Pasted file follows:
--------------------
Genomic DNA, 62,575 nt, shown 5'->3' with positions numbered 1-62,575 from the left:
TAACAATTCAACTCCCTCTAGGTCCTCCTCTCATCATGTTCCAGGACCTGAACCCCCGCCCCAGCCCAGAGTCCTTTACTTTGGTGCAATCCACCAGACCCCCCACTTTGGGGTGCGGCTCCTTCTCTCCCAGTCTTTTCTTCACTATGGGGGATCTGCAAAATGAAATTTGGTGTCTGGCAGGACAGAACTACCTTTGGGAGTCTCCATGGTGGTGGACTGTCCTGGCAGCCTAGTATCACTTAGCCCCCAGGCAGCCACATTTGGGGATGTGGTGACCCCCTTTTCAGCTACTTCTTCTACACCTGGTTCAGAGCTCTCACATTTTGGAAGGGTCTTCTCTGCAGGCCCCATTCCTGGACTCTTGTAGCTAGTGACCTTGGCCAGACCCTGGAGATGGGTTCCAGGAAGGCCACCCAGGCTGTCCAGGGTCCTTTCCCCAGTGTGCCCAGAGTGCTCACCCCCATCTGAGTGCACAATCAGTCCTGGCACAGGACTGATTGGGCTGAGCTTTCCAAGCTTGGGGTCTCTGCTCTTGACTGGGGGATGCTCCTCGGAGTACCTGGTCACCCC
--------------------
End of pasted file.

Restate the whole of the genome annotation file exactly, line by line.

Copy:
Genomic DNA, 62,575 nt, shown 5'->3' with positions numbered 1-62,575 from the left:
TAACAATTCAACTCCCTCTAGGTCCTCCTCTCATCATGTTCCAGGACCTGAACCCCCGCCCCAGCCCAGAGTCCTTTACTTTGGTGCAATCCACCAGACCCCCCACTTTGGGGTGCGGCTCCTTCTCTCCCAGTCTTTTCTTCACTATGGGGGATCTGCAAAATGAAATTTGGTGTCTGGCAGGACAGAACTACCTTTGGGAGTCTCCATGGTGGTGGACTGTCCTGGCAGCCTAGTATCACTTAGCCCCCAGGCAGCCACATTTGGGGATGTGGTGACCCCCTTTTCAGCTACTTCTTCTACACCTGGTTCAGAGCTCTCACATTTTGGAAGGGTCTTCTCTGCAGGCCCCATTCCTGGACTCTTGTAGCTAGTGACCTTGGCCAGACCCTGGAGATGGGTTCCAGGAAGGCCACCCAGGCTGTCCAGGGTCCTTTCCCCAGTGTGCCCAGAGTGCTCACCCCCATCTGAGTGCACAATCAGTCCTGGCACAGGACTGATTGGGCTGAGCTTTCCAAGCTTGGGGTCTCTGCTCTTGACTGGGGGATGCTCCTCGGAGTACCTGGTCACCCC